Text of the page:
How Bhimrao Kardak and His Troupe Brought Ambedkar in Song
November 26, 2019
Bhimrao Kardak. Illustration by Satwik Gade | Image courtesy: Yogesh Maitreya
Like a volcano that erupts after centuries, Babasaheb Ambedkar entered the public sphere with the launch of his Mahad Satyagrah in 1927. Not fire and heat, but the liberating idea of justice and a relentless quest for annihilation of caste poured out of him. Only a few—just the highly-educated sections of the Untouchable communities—could really grasp Ambedkar’s vision at the time. They respected his ideas and truly adored him, but his vision needed to be spread far and wide.
But Ambedkar’s dalit brethren were largely unschooled. They could not read, nor write. A young man from Nashik realised the urgency of his mission. He understood the importance of amplifying Ambedkar’s voice among the people, in their own language, in the form and content that would appeal to them. This young man, Bhimrao Kardak, pioneered the Ambedkari jalsa, which soon fixed Babasaheb Ambedkar in the popular imagination and the culture of the time.
Kardak, in his 1978 book, Ambedkari Jalse: Swarup Aani Karya, published by Abhinav Prakashan, explains what the jalsa is and how it began. “When Babasaheb’s annihilation of caste movement started, all the illiterate men and women would come for his meetings, listen to his speeches with utmost concentration, in silence, and try to act according to his message. But they were unable to break free from their old habits, conditioned into them for years. They were clueless about satyagraha: ‘How does it work?’ they would wonder. What is ‘conversion’, they would ask. ‘Do we need to go through circumcision?’, and so on.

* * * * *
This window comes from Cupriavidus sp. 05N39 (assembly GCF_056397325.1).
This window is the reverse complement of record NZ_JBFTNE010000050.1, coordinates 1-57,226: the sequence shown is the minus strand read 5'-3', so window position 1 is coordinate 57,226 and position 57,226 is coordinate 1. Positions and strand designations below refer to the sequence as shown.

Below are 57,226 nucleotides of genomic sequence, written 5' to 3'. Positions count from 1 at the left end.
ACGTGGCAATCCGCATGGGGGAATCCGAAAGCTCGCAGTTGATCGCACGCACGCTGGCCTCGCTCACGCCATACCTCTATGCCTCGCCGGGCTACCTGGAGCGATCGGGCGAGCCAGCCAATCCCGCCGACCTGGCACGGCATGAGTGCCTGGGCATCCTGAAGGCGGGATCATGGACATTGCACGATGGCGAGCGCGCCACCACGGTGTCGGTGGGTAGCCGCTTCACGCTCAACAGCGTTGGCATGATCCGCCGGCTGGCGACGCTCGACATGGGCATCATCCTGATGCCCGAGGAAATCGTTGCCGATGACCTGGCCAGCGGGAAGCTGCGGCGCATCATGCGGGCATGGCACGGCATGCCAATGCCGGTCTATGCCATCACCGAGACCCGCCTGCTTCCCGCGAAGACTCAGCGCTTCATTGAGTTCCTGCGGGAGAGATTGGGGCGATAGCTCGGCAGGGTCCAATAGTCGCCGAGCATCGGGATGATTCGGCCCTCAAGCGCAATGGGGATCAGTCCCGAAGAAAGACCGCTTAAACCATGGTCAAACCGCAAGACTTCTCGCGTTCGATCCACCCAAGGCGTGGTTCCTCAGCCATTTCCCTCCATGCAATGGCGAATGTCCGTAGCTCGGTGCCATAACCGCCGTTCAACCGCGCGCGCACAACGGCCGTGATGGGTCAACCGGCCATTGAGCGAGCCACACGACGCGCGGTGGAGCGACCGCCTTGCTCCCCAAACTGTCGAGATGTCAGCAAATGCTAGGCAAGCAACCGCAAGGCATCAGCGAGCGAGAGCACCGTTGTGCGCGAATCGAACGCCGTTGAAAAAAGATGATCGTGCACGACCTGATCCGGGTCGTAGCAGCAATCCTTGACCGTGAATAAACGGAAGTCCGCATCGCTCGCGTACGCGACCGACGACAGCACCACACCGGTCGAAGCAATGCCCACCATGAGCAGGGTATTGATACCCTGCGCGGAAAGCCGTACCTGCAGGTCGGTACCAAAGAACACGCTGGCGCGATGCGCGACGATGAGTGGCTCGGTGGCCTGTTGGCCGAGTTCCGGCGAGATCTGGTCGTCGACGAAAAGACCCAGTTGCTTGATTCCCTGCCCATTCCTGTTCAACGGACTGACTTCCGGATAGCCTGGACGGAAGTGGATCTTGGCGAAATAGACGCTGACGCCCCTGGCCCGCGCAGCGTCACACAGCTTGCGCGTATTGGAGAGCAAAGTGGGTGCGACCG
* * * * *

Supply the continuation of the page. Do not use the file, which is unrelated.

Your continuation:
“At these meetings, people would only hear Babasaheb’s speeches from start to finish… they were not going to listen to young boys like us. Hence, we have created a ‘weapon’ called jalsa. The government of Kolhapur had the jalsa scheme to spread the Satyashodhak movement in villages. Now we thought of spreading the message of param pujya Babasaheb to the untouchable community in the form of jalsa, so that it would appeal to them quickly while entertaining them. Whatever nectar of wisdom Babasaheb provided them from time to time, we narrated it in the language understood in villages, in their spoken dialects. Their curiosity and longing increased as a result. Babasaheb also watched us perform jalsa twice or thrice at Narayangaon, Kasarwadi in Dadar, and at the welfare ground in Naigaon. He had said, ‘My ten meetings are equal to your one jalsa.1’”
This is how with the inception of Ambedkari jalsa, a culture against caste emerged and developed among the then Untouchables. Through it, Babasaheb and his an anti-caste ideology became enduring to the popular imagination. Dadasaheb Pagare, Kardak's associate and a member of his troupe, recalls a curious incident that triggered the launch of Ambedkari jalsa.